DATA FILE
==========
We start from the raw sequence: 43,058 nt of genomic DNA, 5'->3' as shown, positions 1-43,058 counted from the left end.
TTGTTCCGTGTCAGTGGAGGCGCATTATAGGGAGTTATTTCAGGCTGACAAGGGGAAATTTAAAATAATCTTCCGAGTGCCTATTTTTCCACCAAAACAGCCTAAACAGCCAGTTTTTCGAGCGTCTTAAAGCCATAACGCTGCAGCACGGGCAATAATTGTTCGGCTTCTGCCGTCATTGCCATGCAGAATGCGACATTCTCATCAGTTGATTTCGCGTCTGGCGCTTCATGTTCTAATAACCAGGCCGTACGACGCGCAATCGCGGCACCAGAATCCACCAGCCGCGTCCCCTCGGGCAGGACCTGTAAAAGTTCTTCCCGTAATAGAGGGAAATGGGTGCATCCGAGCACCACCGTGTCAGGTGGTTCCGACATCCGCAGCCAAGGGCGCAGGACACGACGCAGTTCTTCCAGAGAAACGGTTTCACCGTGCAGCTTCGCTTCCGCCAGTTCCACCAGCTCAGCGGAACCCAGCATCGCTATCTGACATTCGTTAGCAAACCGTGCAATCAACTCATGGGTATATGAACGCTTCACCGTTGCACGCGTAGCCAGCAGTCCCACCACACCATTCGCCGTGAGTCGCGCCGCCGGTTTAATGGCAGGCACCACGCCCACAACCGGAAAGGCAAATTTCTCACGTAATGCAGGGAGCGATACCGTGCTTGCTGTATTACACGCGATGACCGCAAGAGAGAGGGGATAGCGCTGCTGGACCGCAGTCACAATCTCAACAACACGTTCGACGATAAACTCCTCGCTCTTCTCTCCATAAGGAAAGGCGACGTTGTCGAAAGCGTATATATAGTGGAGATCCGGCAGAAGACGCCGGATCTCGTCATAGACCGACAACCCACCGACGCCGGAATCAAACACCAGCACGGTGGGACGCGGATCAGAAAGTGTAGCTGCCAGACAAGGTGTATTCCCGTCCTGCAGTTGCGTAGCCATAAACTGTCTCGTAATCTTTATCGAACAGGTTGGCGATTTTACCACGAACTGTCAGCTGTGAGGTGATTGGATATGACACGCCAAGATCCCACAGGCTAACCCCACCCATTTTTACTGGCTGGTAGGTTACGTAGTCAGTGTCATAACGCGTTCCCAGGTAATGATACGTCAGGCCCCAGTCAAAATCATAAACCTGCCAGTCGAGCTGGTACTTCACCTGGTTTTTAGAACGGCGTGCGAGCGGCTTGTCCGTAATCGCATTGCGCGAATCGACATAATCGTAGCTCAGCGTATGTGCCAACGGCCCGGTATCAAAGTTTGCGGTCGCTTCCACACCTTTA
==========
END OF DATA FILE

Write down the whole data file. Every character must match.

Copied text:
We start from the raw sequence: 43,058 nt of genomic DNA, 5'->3' as shown, positions 1-43,058 counted from the left end.
TTGTTCCGTGTCAGTGGAGGCGCATTATAGGGAGTTATTTCAGGCTGACAAGGGGAAATTTAAAATAATCTTCCGAGTGCCTATTTTTCCACCAAAACAGCCTAAACAGCCAGTTTTTCGAGCGTCTTAAAGCCATAACGCTGCAGCACGGGCAATAATTGTTCGGCTTCTGCCGTCATTGCCATGCAGAATGCGACATTCTCATCAGTTGATTTCGCGTCTGGCGCTTCATGTTCTAATAACCAGGCCGTACGACGCGCAATCGCGGCACCAGAATCCACCAGCCGCGTCCCCTCGGGCAGGACCTGTAAAAGTTCTTCCCGTAATAGAGGGAAATGGGTGCATCCGAGCACCACCGTGTCAGGTGGTTCCGACATCCGCAGCCAAGGGCGCAGGACACGACGCAGTTCTTCCAGAGAAACGGTTTCACCGTGCAGCTTCGCTTCCGCCAGTTCCACCAGCTCAGCGGAACCCAGCATCGCTATCTGACATTCGTTAGCAAACCGTGCAATCAACTCATGGGTATATGAACGCTTCACCGTTGCACGCGTAGCCAGCAGTCCCACCACACCATTCGCCGTGAGTCGCGCCGCCGGTTTAATGGCAGGCACCACGCCCACAACCGGAAAGGCAAATTTCTCACGTAATGCAGGGAGCGATACCGTGCTTGCTGTATTACACGCGATGACCGCAAGAGAGAGGGGATAGCGCTGCTGGACCGCAGTCACAATCTCAACAACACGTTCGACGATAAACTCCTCGCTCTTCTCTCCATAAGGAAAGGCGACGTTGTCGAAAGCGTATATATAGTGGAGATCCGGCAGAAGACGCCGGATCTCGTCATAGACCGACAACCCACCGACGCCGGAATCAAACACCAGCACGGTGGGACGCGGATCAGAAAGTGTAGCTGCCAGACAAGGTGTATTCCCGTCCTGCAGTTGCGTAGCCATAAACTGTCTCGTAATCTTTATCGAACAGGTTGGCGATTTTACCACGAACTGTCAGCTGTGAGGTGATTGGATATGACACGCCAAGATCCCACAGGCTAACCCCACCCATTTTTACTGGCTGGTAGGTTACGTAGTCAGTGTCATAACGCGTTCCCAGGTAATGATACGTCAGGCCCCAGTCAAAATCATAAACCTGCCAGTCGAGCTGGTACTTCACCTGGTTTTTAGAACGGCGTGCGAGCGGCTTGTCCGTAATCGCATTGCGCGAATCGACATAATCGTAGCTCAGCGTATGTGCCAACGGCCCGGTATCAAAGTTTGCGGTCGCTTCCACACCTTTA